I have two results that don't seem to match up and I can't figure out why.

I built a hollow square section (HSS) using two different structural analysis softwares (they both agreed). However, they don't seem to agree with the AISC steel table despite the dimensions being identical. It seems to be the Torsion Constant (J) which is slightly off in the table.

What could be the possible reason for this as I am totally stumped?

AISC Steel Table

SkyCiv section builder result


Simple formulas for torsion constants of this type of hollow section are all approximate. The AISC tables may be using a different formula from the calculator and making some allowance for the radii at the corners of the section. Or, the AISC values might be derived from a detailed three-dimensional finite element analysis, which will converge to the "correct" torsion constant value.

For "serious" work, use the values from the data sheets, even though for your section the difference is too small to be important.

  • $\begingroup$ Yes i agree the difference in the values is probably negligible. However it is interesting how the values differ and the softwares produce a slightly different result (~2-3%). I would have thought the softwares would be using a more exact method of calculation over the table - possibly the table doesn't factor in the radii. $\endgroup$
    – pauloz1890
    Sep 8 '15 at 15:49
  • $\begingroup$ In practice, this precise of a value is plenty. When you take into account small differences in the composition of particular pieces of material you use, imperfect fabrication methods, and several other factors, +/- 5% is a decent workable tolerance. One of many reasons we incorporate a factor of safety into important calculations. $\endgroup$
    – Alecg_O
    Sep 9 '15 at 19:14
  • $\begingroup$ @pauloz1890 the OP's calculator can't factor in the radii, because they are not specified. The AISC table might factor them in (but I don't know if it does). Also, you have to be careful what you mean by "exact" here. For example the cross section will not remain plane under torsion, but the change in stiffness caused by warping out of plane depends on the length of the section, and on the way the ends are fixed. $\endgroup$
    – alephzero
    Sep 9 '15 at 19:29
  • $\begingroup$ I said a "more exact" method of calculation -- closer to the true solution if the section was manufactured according to specification perfectly and obviously it is under no load. Of course the software takes into account the radii - it has a field for it and I've used the software before - that field changes the values. By the way for a HSS section the radius does equal the wall thickness - the OP has done this correctly. $\endgroup$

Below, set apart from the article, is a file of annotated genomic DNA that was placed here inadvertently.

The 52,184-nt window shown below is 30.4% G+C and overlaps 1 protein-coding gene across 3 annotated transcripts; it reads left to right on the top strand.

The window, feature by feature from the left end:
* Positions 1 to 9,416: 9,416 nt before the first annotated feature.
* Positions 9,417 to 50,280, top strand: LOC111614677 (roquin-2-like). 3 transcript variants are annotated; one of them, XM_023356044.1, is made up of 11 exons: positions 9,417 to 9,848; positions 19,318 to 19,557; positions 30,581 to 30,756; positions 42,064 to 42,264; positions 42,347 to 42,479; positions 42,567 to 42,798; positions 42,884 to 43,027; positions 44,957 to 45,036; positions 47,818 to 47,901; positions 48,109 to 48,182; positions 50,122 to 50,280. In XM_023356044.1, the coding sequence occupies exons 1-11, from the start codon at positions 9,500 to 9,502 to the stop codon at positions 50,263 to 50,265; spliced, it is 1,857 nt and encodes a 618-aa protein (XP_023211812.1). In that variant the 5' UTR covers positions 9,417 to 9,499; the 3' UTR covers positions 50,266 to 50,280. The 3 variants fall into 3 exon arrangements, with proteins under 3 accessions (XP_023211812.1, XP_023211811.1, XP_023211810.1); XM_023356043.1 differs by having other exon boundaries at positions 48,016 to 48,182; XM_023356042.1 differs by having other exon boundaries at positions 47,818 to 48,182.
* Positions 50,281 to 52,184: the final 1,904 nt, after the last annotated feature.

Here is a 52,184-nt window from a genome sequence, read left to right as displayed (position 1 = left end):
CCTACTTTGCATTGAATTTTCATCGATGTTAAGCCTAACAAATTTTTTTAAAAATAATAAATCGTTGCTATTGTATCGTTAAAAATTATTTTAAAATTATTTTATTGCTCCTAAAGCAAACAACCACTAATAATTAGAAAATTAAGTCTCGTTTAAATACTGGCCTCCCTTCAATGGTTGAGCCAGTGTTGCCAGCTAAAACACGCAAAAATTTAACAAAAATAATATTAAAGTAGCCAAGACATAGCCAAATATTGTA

– pauloz1890
    Sep 9 '15 at 22:53
  • $\begingroup$ @alephzero In fact you can see on this page using the same values that the OP used with a radius of 0 that the software is taking the radius into account. $\endgroup$
    – pauloz1890
    Sep 9 '15 at 23:12

If you look at the "book" values and the "calculated" value of many shapes, you will often find that there are differences. This doesn't only happen with hollow sections.

The differences are usually small enough that it doesn't matter (and there is as much variation in the material properties).

As @alephzero mentions, most of the variation is from the fillet or radius at the corners.

The fun happens when a given shape changes properties between editions of the manual without changes in the dimensions. Sometimes this is errata, sometimes it is "re-calculating" the table properties to match the "as-rolled" properties. The rolling mill has tolerances, so it may just be that one side of the tolerance is more common than the other. This would skew the average properties.


The approximate equation for the torsional constant, $J$ of a thin-walled square tube is: $$J = tb^3$$ Where t is the wall thickness and b is the width between the wall centerlines.

Using this equation you can verify that SkyCiv is ignoring the corner radius when calculating J.

There's no simple closed-form solution for $J$ with rounded corners, but we can observe that accounting for the corner radii increases $J$. Where the rectilinear corners produced stress concentrations, the curved corners produce a more 'uniform' torsional stress flow, and therefore a torsionally stiffer section. (As least, I think that's a valid mental model.)

You can read the full AISC discussion of torsion in Design Guide 9.

This paper by Darwish and Johnston has a fairly extensive discussion of the effect of corner radii on torsional constants.


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